Wednesday, August 17, 2011

In a galaxy long ago

Nullius in Verba. the motto of the prestigious Royal Society in London, is usually translated as ‘on the word of no one’. When it was coined back in 1663, it was intended to distance science from the methods of the ancient universities, which relied heavily on the personal authority of the scholars. 

So, Dave Cohen over at Decline of the Empire got his shorts in a bit of a knot over the myopia of scientists.

Now, in my prior life, I was an alpha geek, in charge of a gaggle of scientists.  I finally said screw it and left for a lower paying but rational job.  Might have been one of my good decisions that was.

Anyway, after years of spending time within this subculture, I am in no way surprised by the lack of diligence in data set selection that leads them down their scholastic path as the idea of actually going out and generating a data set is an irritating byline for most scientists.  But I was mostly surprised by this statement.
  Stupidity (or obtuseness) on this scale is almost enough to convince me to dismiss all climate scientists as total idiots whom nobody should listen to about anything. I do however trust the research they do within their fields of expertise, and of course the Earth is warming due to CO2 emissions. 
I guess that I was a bit stunned here.  When I was in back in college during the dark ages (1970's), the "climate scientists" were preaching a new ice age, complete with apocalyptic warnings.  Then they got hold of computers and the interesting work of Edward Lorenz and went to town with their spiffy computer models and came out with a completely fund-able new set of theories complete with models to certify that they weren't completely full of shit.

I had buddies who were part of the crew at NCAR who came up with the models.  Great folks who were great drinkers of Newcastle Brown Ale and lovers of the high desert.  But mostly their love was transferred to the Cray YMP in Boulder and the models swirled inside that they saw as defining the weather.

I spent time in Southern Utah, camping with these folks and listening to their descriptions of their work.  What I was always surprised at is how casually they assumed their initial data set.  It was never to be questioned, it was just to be fed into the Cray.  A digital offering to a silicon Moloch.

Where this comes around to my point of contention with Mr. Cohen.  I agree with him that global warming is real.  I will even allow that human activity is a contributor to the phenomenon.  What I don't agree is that one should trust the research that they do in their own fields, unless you are willing to check their datasets, statistical inferences, principle assumptions, and understand the bounds of validity set by these constraints.

In weather and atmospheric science, in its current guise, one must also understand the math behind the model.   Difficult stuff this, I am not at all for certain that I completely understand it, and my math chops are better than most.

But the final issue that I wish to bring up is the nature of funding.  Funding is done primary through government grants, and the only way that you get this is to pay homage to the current model.  In other words, the results generated in the current funding regimen are as suspect and potentially myopic as that generated by a candidate drug whose research is funded by the company that owns the patent of the compound being tested.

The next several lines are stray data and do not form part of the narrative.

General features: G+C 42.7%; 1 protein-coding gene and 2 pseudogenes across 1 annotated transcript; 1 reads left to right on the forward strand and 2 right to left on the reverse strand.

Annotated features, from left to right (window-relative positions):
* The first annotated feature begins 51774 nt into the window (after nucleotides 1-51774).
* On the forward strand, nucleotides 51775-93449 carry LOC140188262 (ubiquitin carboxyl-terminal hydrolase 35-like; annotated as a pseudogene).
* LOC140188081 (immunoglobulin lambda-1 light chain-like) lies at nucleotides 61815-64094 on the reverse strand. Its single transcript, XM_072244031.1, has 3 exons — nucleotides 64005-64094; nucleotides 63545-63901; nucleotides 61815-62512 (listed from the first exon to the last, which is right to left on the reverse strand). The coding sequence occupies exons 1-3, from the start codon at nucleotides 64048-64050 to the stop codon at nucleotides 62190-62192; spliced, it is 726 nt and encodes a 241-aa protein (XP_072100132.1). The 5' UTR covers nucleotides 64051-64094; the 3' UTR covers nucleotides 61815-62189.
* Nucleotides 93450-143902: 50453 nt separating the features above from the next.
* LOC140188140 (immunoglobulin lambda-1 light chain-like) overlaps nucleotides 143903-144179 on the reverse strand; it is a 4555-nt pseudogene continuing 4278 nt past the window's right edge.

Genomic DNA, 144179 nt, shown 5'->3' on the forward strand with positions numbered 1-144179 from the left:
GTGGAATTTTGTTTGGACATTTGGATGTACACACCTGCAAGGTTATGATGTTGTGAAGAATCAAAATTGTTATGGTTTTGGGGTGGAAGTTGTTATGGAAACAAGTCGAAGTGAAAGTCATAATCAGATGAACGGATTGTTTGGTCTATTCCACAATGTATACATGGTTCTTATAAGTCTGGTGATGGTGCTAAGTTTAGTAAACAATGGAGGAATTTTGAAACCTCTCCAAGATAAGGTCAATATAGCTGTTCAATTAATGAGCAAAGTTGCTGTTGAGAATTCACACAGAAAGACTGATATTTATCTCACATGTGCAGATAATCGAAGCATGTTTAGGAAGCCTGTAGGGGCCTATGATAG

There is something there, our world appears to be getting warmer.  Is this increase an artifact of enhanced temperature monitoring systems?  Can it be unequivocally tied to CO2 increases?  Is it reversible?  How can we describe the world system that allows temperature increase?

What I fear more than anything is that we are not holding the climate scientists to a rigorous enough standard.  I think that we are putting them in the same box that we put nuclear scientists in the 50's and 60's.   We see the climate scientists as handsome young idealists, standing in front of their array of gleaming computers, showing us pretty pictures on a CRT.  Saying simply that you trust people in their fields of expertise is to allow them to control the conversation.  To allow them to pull off white-lab-coat omniscience can lead to things like the Hanford reservation, Chernobyl, and Fukishima Dai-Ichi.


Craig Cavanaugh said...

Funding is the key word. I work amongst "scientists", and even worse, masters and PhD students. Their "science" always seems to support their profs' work, and please their financiers. It's a racket...

Oh, computer models. Too many ASSumptions on far too many variables. Just look at hurricane models for an example of how imperfect computer models are.

Anonymous said...

The [at least] half-century long roller-coaster ride of mutually exclusive certainties by people practicing at science ought to serve as a warning flag whenever trusting certainties even within their own areas of expertise finds itself in the same context with declarations and pronouncements influencing decision making.

It would be refreshing to see the honest answer, "Based on current models, data, and our level of understanding of [fill in blank] our best guess is [fill in blank].

Nice post. Thanks for sharing it

russell1200 said...

Even if they don't have a vested interest in the a particular end result, there is pressure to find "something". Papers based on tests that show no interaction, or corelation are not usually going to get published.